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903 results

Article

[News from the Regions: Mexico, Caribbean, Central America, South America]

Publication: Public School Montessorian, vol. 20, no. 4

Pages: 10

Americas, Latin America and the Caribbean, Public Montessori

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Abstract/Notes: El Boletin, Summer 2008

Language: English

ISSN: 1071-6246

Article

News from the Regions [Caribbean, Central America, South America]

Publication: Public School Montessorian, vol. 21, no. 1

Pages: 10-11

Americas, Latin America and the Caribbean, Public Montessori

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Abstract/Notes: El Boletin, Fall 2008

Language: English

ISSN: 1071-6246

Article

North Harris Community College [North Houston, Texas]

Available from: ProQuest

Publication: Montessori Life, vol. 16, no. 1

Pages: 35, 37–38

⛔ No DOI found

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Language: English

ISSN: 1054-0040

Article

Music in Michigan Montessori School [Northville Montessori Center, Northville, Michigan]

Publication: Montessori Observer, vol. 5, no. 2

Pages: 1, 3

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Language: English

ISSN: 0889-5643

Article

Early Crusade Planted Seeds for NHC Infant-and-Toddler Teacher Education Initiative [North Harris College, North Houston, Texas]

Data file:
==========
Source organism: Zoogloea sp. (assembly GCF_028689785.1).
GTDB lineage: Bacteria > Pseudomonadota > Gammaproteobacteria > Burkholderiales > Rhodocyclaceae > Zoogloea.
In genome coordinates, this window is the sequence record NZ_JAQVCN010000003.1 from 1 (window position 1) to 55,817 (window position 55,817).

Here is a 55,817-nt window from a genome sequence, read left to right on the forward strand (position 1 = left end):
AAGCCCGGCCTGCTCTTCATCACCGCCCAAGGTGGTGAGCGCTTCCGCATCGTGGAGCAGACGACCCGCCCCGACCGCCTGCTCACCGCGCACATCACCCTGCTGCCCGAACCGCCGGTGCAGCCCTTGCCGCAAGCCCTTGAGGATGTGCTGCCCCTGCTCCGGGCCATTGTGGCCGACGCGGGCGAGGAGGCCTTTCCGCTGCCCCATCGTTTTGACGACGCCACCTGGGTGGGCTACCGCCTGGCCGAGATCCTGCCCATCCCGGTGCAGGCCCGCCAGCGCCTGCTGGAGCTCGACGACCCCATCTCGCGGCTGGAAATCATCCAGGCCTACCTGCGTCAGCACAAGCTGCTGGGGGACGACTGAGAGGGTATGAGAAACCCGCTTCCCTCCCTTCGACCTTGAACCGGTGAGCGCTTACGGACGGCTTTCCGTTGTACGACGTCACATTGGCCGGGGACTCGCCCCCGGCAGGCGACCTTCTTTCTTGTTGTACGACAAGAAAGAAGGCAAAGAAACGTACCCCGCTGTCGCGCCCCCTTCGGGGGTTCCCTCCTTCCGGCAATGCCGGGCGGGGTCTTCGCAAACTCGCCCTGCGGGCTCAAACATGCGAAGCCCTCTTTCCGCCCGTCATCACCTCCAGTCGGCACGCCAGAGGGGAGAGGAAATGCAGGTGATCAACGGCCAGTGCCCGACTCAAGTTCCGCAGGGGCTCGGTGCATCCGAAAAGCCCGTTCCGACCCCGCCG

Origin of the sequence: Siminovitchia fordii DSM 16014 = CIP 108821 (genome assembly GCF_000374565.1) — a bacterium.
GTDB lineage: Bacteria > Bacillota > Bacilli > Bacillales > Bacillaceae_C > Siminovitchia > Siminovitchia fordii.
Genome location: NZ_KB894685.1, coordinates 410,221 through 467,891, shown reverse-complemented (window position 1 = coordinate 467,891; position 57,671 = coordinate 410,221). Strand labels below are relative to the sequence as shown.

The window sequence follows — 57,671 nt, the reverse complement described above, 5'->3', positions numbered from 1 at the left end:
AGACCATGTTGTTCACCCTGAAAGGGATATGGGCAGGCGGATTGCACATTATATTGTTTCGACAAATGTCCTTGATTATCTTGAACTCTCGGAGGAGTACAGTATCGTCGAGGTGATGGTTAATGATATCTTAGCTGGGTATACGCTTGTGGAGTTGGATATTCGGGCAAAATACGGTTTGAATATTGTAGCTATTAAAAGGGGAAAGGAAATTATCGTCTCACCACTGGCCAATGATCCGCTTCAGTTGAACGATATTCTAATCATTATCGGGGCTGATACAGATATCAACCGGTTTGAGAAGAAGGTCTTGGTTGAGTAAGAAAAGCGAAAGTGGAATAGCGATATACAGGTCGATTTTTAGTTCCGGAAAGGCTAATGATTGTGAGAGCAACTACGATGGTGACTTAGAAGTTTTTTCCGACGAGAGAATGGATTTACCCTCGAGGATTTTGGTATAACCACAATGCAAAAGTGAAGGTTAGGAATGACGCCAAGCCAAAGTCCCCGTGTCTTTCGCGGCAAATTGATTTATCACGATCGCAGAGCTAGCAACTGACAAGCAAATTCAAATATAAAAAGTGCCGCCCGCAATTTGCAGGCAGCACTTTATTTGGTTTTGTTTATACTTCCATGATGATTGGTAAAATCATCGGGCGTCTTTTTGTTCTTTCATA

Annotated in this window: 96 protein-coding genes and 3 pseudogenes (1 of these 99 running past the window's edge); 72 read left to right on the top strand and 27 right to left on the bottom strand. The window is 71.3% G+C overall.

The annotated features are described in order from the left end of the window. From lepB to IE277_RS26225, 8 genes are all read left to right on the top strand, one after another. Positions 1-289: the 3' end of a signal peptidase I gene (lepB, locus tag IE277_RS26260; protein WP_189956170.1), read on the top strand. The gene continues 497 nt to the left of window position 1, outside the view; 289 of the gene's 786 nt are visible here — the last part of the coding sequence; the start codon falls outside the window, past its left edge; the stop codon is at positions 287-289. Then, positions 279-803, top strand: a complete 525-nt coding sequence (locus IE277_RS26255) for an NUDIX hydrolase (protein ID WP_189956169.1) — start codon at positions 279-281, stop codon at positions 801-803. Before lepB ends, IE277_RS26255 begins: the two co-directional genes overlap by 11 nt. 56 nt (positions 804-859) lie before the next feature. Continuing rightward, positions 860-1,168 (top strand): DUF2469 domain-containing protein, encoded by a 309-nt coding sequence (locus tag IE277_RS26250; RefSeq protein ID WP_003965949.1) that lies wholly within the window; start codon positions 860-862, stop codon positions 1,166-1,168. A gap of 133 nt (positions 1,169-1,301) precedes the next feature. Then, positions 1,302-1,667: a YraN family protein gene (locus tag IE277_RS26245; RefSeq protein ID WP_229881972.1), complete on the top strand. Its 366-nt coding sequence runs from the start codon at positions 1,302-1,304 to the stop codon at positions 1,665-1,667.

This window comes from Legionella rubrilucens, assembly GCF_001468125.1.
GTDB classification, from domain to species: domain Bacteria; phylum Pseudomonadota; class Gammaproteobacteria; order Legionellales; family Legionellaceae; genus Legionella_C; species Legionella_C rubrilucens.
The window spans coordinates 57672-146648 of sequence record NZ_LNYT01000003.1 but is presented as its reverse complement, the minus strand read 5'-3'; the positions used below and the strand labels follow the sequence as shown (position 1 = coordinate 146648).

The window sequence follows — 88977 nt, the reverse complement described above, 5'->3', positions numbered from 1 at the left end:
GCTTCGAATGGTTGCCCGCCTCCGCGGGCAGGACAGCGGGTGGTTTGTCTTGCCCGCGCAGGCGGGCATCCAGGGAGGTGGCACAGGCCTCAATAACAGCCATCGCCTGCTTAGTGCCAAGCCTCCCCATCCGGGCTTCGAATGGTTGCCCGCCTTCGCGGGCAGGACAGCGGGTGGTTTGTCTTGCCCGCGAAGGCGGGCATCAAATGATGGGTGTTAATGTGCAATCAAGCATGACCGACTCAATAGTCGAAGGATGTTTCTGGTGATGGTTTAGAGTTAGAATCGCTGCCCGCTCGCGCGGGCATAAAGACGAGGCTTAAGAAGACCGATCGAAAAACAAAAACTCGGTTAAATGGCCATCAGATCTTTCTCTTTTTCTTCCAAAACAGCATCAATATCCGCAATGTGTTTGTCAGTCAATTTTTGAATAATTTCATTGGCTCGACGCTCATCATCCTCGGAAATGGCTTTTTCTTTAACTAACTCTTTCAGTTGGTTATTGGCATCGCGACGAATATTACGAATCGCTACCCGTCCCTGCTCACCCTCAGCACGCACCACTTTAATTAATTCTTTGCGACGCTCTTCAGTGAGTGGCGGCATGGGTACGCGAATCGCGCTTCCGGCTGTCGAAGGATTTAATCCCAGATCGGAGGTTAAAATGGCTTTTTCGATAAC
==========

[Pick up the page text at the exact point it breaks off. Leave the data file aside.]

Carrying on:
Available from: ProQuest

Publication: Montessori Life, vol. 16, no. 1

Pages: 36-37

⛔ No DOI found

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Language: English

ISSN: 1054-0040

Article

Teacher Education [courses throughout North and South America]

Publication: The National Montessori Reporter, vol. 27, no. 4

Pages: 36–39

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Language: English

Article

✓ Peer Reviewed

Montessori Comes to America, 1911-1917

Publication: Notre Dame Journal of Education, vol. 2, no. 4

Pages: 358-372

Americas, Maria Montessori - Biographic sources, Montessori method of education - Criticism, interpretation, etc., North America, North America, United States of America

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Abstract/Notes: This article is reprinted in: "Montessori Schools in America: Historical, Philosophical, and Empirical Research Perspectives" (edited by John P. Chattin-McNichols).

Language: English

ISSN: 0029-4519